The problem with training


You hear it all the time in the training business:

•"It's too generic and doesn't fit what we do"
•"If I want something specific to my operation, I got to pay the guy to do an 'evaluation' before he even starts."
•"It's too expensive to send somebody to a seminar."
•"Anybody I send might learn, but he/she doesn't teach the others."
•"I've got a ton of certificates in the front lobby and a banner for the plant. BUT I haven't seen enough improvement in profits to break even from the cost of training."
•"As soon as I have them trained, they quit."
Under certain circumstances, all of these can be correct. But history teaches us a lesson: You can't sit through a day or two of training, come back with a title (i.e. Certified-Black-Belt-Ninja-Super-Molder), and immediately work miracles on the production floor.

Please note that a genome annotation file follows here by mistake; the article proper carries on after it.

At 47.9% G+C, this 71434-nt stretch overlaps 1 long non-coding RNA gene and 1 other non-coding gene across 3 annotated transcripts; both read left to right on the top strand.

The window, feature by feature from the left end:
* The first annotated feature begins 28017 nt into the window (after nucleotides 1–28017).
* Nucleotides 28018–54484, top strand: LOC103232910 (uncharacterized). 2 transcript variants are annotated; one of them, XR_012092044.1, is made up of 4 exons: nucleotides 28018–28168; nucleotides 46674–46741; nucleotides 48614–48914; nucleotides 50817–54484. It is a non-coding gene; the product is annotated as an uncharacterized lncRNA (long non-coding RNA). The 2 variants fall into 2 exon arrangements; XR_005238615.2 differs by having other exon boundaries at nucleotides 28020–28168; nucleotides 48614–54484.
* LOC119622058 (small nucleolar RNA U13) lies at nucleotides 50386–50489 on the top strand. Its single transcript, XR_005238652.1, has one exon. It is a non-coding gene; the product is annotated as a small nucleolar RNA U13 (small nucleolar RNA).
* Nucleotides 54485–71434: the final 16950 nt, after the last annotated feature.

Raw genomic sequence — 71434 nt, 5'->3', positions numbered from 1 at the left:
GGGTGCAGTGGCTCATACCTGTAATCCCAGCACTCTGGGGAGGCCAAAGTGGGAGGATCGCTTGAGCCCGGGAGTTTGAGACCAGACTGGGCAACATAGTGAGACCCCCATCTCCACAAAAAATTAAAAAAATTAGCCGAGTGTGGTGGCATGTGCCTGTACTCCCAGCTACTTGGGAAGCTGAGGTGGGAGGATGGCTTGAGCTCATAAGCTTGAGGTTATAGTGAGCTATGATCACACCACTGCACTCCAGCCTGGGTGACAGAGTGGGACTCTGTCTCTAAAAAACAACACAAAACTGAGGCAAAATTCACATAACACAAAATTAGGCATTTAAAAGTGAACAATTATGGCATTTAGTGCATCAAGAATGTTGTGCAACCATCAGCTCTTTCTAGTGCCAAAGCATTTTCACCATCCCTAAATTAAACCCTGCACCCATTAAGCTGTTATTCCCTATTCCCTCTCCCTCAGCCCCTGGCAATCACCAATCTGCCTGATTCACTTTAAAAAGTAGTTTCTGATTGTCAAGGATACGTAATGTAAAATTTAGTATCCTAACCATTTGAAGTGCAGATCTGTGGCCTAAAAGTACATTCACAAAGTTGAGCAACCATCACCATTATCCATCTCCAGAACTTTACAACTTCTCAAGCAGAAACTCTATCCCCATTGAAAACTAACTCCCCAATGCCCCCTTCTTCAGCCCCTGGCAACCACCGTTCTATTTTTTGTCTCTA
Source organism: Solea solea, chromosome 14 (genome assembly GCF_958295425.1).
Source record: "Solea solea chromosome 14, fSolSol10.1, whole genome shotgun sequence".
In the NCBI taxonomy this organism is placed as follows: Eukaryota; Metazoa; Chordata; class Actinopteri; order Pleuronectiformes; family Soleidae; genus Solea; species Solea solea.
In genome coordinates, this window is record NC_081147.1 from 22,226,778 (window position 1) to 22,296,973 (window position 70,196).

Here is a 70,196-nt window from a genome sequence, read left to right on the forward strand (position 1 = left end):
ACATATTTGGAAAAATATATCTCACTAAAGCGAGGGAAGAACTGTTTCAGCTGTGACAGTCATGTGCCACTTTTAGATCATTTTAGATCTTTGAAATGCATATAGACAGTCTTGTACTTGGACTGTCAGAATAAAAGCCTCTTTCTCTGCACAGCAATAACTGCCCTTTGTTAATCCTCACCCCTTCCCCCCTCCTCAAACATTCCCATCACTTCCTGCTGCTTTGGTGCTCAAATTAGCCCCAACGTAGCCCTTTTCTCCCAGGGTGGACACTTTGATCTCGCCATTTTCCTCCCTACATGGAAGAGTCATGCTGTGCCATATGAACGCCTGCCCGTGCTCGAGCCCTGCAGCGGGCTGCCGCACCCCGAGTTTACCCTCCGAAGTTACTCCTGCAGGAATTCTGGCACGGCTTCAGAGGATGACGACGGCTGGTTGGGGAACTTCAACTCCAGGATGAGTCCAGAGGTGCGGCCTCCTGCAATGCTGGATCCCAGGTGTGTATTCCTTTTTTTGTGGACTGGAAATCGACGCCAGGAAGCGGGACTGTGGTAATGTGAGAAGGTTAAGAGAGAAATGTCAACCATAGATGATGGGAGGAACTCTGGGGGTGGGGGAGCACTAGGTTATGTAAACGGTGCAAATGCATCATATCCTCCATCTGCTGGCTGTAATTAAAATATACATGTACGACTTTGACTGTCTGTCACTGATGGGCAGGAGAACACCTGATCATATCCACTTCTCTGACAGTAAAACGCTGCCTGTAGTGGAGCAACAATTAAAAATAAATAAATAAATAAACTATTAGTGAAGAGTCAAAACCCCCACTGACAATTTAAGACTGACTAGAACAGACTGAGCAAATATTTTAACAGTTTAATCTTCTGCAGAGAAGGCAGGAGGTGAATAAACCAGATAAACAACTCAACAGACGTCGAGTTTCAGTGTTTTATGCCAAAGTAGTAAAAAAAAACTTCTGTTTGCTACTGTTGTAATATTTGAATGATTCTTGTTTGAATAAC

In centuries past there was the Guild System. You first did the menial chores. Then you learned the basic skills of your trade and were declared an Apprentice. After a few years you 'worked at the Master's Knee' as a Journeyman. The thought here was to apply the basic skills and learn the 'tricks of the trade' from the Master. After several years you should have encountered every problem in your trade and acquired enough expertise to finally be presented to the Guild as having equal skills of your Master. If the Guild approved; you were declared a Master and you could practice your trade independently and also train Apprentices and Journeymen....
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